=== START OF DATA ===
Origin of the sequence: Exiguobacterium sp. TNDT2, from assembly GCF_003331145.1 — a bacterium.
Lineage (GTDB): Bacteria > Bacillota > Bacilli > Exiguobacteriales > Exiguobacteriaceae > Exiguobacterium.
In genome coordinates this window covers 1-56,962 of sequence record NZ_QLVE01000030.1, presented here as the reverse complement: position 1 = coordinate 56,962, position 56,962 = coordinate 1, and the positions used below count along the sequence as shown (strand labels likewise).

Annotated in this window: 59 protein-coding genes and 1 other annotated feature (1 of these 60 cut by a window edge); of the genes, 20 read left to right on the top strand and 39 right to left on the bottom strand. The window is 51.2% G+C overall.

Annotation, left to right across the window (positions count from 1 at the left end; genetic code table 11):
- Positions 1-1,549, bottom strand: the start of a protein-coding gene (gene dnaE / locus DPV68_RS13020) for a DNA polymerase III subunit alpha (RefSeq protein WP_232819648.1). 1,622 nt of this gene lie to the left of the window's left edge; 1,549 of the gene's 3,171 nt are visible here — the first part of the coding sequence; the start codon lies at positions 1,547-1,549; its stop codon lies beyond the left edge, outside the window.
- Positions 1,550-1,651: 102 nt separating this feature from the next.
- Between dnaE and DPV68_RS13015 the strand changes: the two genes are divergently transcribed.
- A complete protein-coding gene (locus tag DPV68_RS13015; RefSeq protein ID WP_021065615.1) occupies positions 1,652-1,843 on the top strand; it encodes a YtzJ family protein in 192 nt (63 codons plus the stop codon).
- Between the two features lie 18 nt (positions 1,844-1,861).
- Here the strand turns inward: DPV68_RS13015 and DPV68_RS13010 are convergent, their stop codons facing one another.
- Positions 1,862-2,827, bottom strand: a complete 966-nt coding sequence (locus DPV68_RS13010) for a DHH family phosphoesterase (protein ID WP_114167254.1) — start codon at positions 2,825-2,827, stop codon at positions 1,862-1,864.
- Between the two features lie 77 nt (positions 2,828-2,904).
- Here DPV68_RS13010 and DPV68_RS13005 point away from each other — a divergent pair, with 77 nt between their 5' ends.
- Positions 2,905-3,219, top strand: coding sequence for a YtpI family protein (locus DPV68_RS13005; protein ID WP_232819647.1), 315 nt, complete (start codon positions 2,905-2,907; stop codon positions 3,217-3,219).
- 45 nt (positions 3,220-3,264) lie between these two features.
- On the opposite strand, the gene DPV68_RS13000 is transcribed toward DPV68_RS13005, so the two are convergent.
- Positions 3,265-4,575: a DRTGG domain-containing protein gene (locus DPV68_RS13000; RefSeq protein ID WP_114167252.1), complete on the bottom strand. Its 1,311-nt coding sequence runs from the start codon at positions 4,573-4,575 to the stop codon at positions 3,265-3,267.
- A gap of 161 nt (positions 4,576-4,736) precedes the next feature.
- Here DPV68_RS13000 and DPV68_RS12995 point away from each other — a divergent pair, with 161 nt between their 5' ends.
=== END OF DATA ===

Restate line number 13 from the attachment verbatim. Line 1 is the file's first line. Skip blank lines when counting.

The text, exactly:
- Between the two features lie 77 nt (positions 2,828-2,904).